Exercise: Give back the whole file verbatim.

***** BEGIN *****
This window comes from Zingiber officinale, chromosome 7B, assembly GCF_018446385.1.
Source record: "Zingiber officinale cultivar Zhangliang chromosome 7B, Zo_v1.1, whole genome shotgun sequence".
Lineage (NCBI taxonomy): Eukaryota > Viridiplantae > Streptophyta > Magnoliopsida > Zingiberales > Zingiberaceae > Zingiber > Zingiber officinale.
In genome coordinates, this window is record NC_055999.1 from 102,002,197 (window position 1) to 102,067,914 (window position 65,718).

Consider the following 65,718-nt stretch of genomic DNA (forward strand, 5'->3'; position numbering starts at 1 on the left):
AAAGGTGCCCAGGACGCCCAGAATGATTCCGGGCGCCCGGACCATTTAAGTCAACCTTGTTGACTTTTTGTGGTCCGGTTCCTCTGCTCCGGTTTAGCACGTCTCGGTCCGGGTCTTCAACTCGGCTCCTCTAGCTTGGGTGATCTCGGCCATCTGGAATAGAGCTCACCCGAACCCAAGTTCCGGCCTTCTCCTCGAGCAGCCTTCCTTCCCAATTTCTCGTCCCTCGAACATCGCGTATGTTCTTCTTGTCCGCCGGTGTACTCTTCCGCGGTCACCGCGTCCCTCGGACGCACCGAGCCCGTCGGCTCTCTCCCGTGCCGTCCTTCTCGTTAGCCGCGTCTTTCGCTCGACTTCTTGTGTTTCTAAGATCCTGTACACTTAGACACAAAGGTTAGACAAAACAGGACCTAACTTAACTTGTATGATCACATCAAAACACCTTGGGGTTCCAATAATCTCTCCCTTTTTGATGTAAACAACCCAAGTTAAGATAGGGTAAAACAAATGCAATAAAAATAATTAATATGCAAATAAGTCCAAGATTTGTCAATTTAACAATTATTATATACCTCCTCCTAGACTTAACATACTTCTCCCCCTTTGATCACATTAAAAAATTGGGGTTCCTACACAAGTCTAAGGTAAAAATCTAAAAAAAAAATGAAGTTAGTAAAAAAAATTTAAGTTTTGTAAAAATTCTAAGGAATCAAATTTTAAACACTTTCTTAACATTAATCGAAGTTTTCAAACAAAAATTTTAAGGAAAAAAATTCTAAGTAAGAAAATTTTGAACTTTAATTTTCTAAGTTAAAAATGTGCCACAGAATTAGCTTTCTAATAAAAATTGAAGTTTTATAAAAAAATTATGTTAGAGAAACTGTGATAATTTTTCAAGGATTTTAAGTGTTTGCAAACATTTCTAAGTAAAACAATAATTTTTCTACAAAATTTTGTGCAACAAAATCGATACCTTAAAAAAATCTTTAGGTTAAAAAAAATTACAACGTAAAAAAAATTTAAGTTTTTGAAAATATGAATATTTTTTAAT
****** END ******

This window comes from Zingiber officinale, chromosome 7B, assembly GCF_018446385.1.
Source record: "Zingiber officinale cultivar Zhangliang chromosome 7B, Zo_v1.1, whole genome shotgun sequence".
Lineage (NCBI taxonomy): Eukaryota > Viridiplantae > Streptophyta > Magnoliopsida > Zingiberales > Zingiberaceae > Zingiber > Zingiber officinale.
In genome coordinates, this window is record NC_055999.1 from 102,002,197 (window position 1) to 102,067,914 (window position 65,718).

Consider the following 65,718-nt stretch of genomic DNA (forward strand, 5'->3'; position numbering starts at 1 on the left):
AAAGGTGCCCAGGACGCCCAGAATGATTCCGGGCGCCCGGACCATTTAAGTCAACCTTGTTGACTTTTTGTGGTCCGGTTCCTCTGCTCCGGTTTAGCACGTCTCGGTCCGGGTCTTCAACTCGGCTCCTCTAGCTTGGGTGATCTCGGCCATCTGGAATAGAGCTCACCCGAACCCAAGTTCCGGCCTTCTCCTCGAGCAGCCTTCCTTCCCAATTTCTCGTCCCTCGAACATCGCGTATGTTCTTCTTGTCCGCCGGTGTACTCTTCCGCGGTCACCGCGTCCCTCGGACGCACCGAGCCCGTCGGCTCTCTCCCGTGCCGTCCTTCTCGTTAGCCGCGTCTTTCGCTCGACTTCTTGTGTTTCTAAGATCCTGTACACTTAGACACAAAGGTTAGACAAAACAGGACCTAACTTAACTTGTATGATCACATCAAAACACCTTGGGGTTCCAATAATCTCTCCCTTTTTGATGTAAACAACCCAAGTTAAGATAGGGTAAAACAAATGCAATAAAAATAATTAATATGCAAATAAGTCCAAGATTTGTCAATTTAACAATTATTATATACCTCCTCCTAGACTTAACATACTTCTCCCCCTTTGATCACATTAAAAAATTGGGGTTCCTACACAAGTCTAAGGTAAAAATCTAAAAAAAAAATGAAGTTAGTAAAAAAAATTTAAGTTTTGTAAAAATTCTAAGGAATCAAATTTTAAACACTTTCTTAACATTAATCGAAGTTTTCAAACAAAAATTTTAAGGAAAAAAATTCTAAGTAAGAAAATTTTGAACTTTAATTTTCTAAGTTAAAAATGTGCCACAGAATTAGCTTTCTAATAAAAATTGAAGTTTTATAAAAAAATTATGTTAGAGAAACTGTGATAATTTTTCAAGGATTTTAAGTGTTTGCAAACATTTCTAAGTAAAACAATAATTTTTCTACAAAATTTTGTGCAACAAAATCGATACCTTAAAAAAATCTTTAGGTTAAAAAAAATTACAACGTAAAAAAAATTTAAGTTTTTGAAAATATGAATATTTTTTAAT